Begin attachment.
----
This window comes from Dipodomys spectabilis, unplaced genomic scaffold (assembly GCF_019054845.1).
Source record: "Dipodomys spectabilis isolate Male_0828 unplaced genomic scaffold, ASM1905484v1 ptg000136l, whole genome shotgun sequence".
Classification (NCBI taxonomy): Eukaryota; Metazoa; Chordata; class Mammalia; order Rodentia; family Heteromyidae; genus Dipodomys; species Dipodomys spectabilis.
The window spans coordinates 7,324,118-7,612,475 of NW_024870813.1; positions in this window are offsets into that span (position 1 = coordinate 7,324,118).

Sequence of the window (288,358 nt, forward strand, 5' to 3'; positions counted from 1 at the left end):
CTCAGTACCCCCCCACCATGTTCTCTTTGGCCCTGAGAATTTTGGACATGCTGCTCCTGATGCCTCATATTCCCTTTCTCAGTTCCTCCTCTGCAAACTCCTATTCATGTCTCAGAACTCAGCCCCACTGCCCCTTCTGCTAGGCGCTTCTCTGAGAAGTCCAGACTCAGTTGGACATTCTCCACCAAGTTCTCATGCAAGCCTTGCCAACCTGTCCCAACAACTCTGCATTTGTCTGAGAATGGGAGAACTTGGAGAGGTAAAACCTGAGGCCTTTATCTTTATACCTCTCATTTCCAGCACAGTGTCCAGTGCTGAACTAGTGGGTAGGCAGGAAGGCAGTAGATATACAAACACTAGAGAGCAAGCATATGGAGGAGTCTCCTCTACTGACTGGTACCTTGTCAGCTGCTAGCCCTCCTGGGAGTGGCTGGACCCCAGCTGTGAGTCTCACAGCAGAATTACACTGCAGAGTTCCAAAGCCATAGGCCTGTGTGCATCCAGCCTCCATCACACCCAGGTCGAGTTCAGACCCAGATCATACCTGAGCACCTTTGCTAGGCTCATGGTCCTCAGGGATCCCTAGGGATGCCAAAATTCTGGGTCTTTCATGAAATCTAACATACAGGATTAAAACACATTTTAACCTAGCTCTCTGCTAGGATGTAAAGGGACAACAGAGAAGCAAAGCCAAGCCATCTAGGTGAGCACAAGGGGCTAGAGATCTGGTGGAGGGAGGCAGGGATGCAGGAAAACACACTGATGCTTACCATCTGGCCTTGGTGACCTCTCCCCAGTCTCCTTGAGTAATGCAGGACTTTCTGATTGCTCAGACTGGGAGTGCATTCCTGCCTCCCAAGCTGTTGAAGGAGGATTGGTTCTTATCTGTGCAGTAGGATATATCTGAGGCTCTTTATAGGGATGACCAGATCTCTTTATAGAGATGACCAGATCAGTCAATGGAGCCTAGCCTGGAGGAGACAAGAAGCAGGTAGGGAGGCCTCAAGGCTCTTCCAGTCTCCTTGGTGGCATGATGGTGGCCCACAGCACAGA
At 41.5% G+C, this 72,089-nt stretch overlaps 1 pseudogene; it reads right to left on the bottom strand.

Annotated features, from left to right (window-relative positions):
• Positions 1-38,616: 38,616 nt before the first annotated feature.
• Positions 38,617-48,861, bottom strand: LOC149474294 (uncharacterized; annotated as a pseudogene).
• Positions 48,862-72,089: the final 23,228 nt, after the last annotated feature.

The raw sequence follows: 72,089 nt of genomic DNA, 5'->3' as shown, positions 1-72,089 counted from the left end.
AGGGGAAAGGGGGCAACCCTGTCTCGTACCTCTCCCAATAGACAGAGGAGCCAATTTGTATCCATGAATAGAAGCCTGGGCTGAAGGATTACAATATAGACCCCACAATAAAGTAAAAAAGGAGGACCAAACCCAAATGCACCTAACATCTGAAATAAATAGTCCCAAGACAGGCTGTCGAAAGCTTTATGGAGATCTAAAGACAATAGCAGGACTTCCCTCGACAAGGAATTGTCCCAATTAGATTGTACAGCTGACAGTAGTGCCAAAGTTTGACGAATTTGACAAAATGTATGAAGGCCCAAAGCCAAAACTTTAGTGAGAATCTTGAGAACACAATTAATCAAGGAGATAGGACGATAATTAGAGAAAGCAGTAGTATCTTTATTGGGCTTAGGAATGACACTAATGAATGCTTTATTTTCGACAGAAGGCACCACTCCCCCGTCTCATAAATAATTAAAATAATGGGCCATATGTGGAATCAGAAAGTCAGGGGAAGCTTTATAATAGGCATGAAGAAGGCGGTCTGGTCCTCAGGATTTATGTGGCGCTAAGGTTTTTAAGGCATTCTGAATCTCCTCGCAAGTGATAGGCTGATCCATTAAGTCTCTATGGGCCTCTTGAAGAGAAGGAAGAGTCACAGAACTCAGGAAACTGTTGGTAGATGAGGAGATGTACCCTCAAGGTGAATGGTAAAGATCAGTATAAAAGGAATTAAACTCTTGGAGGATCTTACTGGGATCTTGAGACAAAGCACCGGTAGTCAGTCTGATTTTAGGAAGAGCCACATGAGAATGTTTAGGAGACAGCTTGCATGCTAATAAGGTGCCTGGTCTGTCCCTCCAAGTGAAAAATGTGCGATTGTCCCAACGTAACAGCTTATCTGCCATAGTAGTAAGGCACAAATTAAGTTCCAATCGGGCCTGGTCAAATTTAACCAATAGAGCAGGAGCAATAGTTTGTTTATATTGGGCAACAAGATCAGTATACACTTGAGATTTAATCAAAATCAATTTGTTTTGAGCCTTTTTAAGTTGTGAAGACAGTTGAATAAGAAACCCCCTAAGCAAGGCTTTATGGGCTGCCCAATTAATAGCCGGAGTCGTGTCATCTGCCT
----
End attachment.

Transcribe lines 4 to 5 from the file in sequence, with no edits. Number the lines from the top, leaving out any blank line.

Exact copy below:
The window spans coordinates 7,324,118-7,612,475 of NW_024870813.1; positions in this window are offsets into that span (position 1 = coordinate 7,324,118).

Sequence of the window (288,358 nt, forward strand, 5' to 3'; positions counted from 1 at the left end):